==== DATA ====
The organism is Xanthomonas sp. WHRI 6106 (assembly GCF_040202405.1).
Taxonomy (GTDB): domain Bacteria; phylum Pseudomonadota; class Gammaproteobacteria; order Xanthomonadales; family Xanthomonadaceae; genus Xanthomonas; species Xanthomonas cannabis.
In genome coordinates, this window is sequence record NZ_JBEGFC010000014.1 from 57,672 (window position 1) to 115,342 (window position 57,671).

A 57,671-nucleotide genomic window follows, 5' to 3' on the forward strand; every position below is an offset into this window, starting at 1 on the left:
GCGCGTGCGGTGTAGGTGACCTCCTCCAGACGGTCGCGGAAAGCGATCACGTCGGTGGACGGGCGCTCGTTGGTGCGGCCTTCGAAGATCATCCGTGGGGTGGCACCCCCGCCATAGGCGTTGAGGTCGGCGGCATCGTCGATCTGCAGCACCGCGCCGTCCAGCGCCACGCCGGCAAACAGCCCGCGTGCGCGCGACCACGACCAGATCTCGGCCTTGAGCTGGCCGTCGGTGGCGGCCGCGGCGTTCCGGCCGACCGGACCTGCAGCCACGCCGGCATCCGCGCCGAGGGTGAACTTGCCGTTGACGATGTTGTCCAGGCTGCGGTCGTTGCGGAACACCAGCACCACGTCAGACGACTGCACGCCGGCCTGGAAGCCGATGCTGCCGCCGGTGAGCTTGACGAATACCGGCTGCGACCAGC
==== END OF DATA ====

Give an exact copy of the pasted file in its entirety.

The organism is Xanthomonas sp. WHRI 6106 (assembly GCF_040202405.1).
Taxonomy (GTDB): domain Bacteria; phylum Pseudomonadota; class Gammaproteobacteria; order Xanthomonadales; family Xanthomonadaceae; genus Xanthomonas; species Xanthomonas cannabis.
In genome coordinates, this window is sequence record NZ_JBEGFC010000014.1 from 57,672 (window position 1) to 115,342 (window position 57,671).

A 57,671-nucleotide genomic window follows, 5' to 3' on the forward strand; every position below is an offset into this window, starting at 1 on the left:
GCGCGTGCGGTGTAGGTGACCTCCTCCAGACGGTCGCGGAAAGCGATCACGTCGGTGGACGGGCGCTCGTTGGTGCGGCCTTCGAAGATCATCCGTGGGGTGGCACCCCCGCCATAGGCGTTGAGGTCGGCGGCATCGTCGATCTGCAGCACCGCGCCGTCCAGCGCCACGCCGGCAAACAGCCCGCGTGCGCGCGACCACGACCAGATCTCGGCCTTGAGCTGGCCGTCGGTGGCGGCCGCGGCGTTCCGGCCGACCGGACCTGCAGCCACGCCGGCATCCGCGCCGAGGGTGAACTTGCCGTTGACGATGTTGTCCAGGCTGCGGTCGTTGCGGAACACCAGCACCACGTCAGACGACTGCACGCCGGCCTGGAAGCCGATGCTGCCGCCGGTGAGCTTGACGAATACCGGCTGCGACCAGC